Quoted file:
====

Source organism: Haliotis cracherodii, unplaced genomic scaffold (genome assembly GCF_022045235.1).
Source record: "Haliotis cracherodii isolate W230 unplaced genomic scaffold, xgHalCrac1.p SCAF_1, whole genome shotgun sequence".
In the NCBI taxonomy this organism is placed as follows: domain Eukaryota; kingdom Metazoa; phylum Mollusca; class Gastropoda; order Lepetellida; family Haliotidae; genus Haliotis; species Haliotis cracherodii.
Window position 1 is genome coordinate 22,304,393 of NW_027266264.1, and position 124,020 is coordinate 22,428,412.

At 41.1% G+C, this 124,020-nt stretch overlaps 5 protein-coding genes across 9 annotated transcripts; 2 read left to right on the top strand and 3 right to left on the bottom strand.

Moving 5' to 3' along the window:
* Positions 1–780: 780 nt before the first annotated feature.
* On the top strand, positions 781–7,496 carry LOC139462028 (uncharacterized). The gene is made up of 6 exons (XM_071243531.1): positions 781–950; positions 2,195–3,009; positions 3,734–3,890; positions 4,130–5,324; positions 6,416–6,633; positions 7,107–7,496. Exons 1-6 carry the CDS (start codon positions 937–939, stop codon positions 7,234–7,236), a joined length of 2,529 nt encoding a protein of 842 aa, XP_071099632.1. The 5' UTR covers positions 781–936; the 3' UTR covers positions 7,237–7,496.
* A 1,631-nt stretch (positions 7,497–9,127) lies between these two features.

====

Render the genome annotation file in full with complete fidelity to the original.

Source organism: Haliotis cracherodii, unplaced genomic scaffold (genome assembly GCF_022045235.1).
Source record: "Haliotis cracherodii isolate W230 unplaced genomic scaffold, xgHalCrac1.p SCAF_1, whole genome shotgun sequence".
In the NCBI taxonomy this organism is placed as follows: domain Eukaryota; kingdom Metazoa; phylum Mollusca; class Gastropoda; order Lepetellida; family Haliotidae; genus Haliotis; species Haliotis cracherodii.
Window position 1 is genome coordinate 22,304,393 of NW_027266264.1, and position 124,020 is coordinate 22,428,412.

At 41.1% G+C, this 124,020-nt stretch overlaps 5 protein-coding genes across 9 annotated transcripts; 2 read left to right on the top strand and 3 right to left on the bottom strand.

Moving 5' to 3' along the window:
* Positions 1–780: 780 nt before the first annotated feature.
* On the top strand, positions 781–7,496 carry LOC139462028 (uncharacterized). The gene is made up of 6 exons (XM_071243531.1): positions 781–950; positions 2,195–3,009; positions 3,734–3,890; positions 4,130–5,324; positions 6,416–6,633; positions 7,107–7,496. Exons 1-6 carry the CDS (start codon positions 937–939, stop codon positions 7,234–7,236), a joined length of 2,529 nt encoding a protein of 842 aa, XP_071099632.1. The 5' UTR covers positions 781–936; the 3' UTR covers positions 7,237–7,496.
* A 1,631-nt stretch (positions 7,497–9,127) lies between these two features.